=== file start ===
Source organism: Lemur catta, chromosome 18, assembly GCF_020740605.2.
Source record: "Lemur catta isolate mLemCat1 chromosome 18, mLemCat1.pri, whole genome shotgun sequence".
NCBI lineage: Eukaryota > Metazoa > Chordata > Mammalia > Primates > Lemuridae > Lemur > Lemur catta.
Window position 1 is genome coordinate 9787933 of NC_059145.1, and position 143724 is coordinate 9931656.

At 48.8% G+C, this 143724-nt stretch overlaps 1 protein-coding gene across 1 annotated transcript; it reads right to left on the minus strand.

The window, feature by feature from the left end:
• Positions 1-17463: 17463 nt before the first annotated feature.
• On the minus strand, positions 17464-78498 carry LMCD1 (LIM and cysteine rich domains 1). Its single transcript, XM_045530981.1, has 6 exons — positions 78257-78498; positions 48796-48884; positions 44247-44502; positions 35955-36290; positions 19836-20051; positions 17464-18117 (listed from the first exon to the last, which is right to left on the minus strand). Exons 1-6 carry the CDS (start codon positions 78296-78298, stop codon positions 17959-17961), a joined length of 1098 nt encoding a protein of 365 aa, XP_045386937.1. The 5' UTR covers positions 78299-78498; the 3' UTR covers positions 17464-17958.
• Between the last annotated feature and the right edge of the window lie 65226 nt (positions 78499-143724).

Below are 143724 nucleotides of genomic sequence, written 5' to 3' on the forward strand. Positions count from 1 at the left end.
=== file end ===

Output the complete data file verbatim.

Source organism: Lemur catta, chromosome 18, assembly GCF_020740605.2.
Source record: "Lemur catta isolate mLemCat1 chromosome 18, mLemCat1.pri, whole genome shotgun sequence".
NCBI lineage: Eukaryota > Metazoa > Chordata > Mammalia > Primates > Lemuridae > Lemur > Lemur catta.
Window position 1 is genome coordinate 9787933 of NC_059145.1, and position 143724 is coordinate 9931656.

At 48.8% G+C, this 143724-nt stretch overlaps 1 protein-coding gene across 1 annotated transcript; it reads right to left on the minus strand.

The window, feature by feature from the left end:
• Positions 1-17463: 17463 nt before the first annotated feature.
• On the minus strand, positions 17464-78498 carry LMCD1 (LIM and cysteine rich domains 1). Its single transcript, XM_045530981.1, has 6 exons — positions 78257-78498; positions 48796-48884; positions 44247-44502; positions 35955-36290; positions 19836-20051; positions 17464-18117 (listed from the first exon to the last, which is right to left on the minus strand). Exons 1-6 carry the CDS (start codon positions 78296-78298, stop codon positions 17959-17961), a joined length of 1098 nt encoding a protein of 365 aa, XP_045386937.1. The 5' UTR covers positions 78299-78498; the 3' UTR covers positions 17464-17958.
• Between the last annotated feature and the right edge of the window lie 65226 nt (positions 78499-143724).

Below are 143724 nucleotides of genomic sequence, written 5' to 3' on the forward strand. Positions count from 1 at the left end.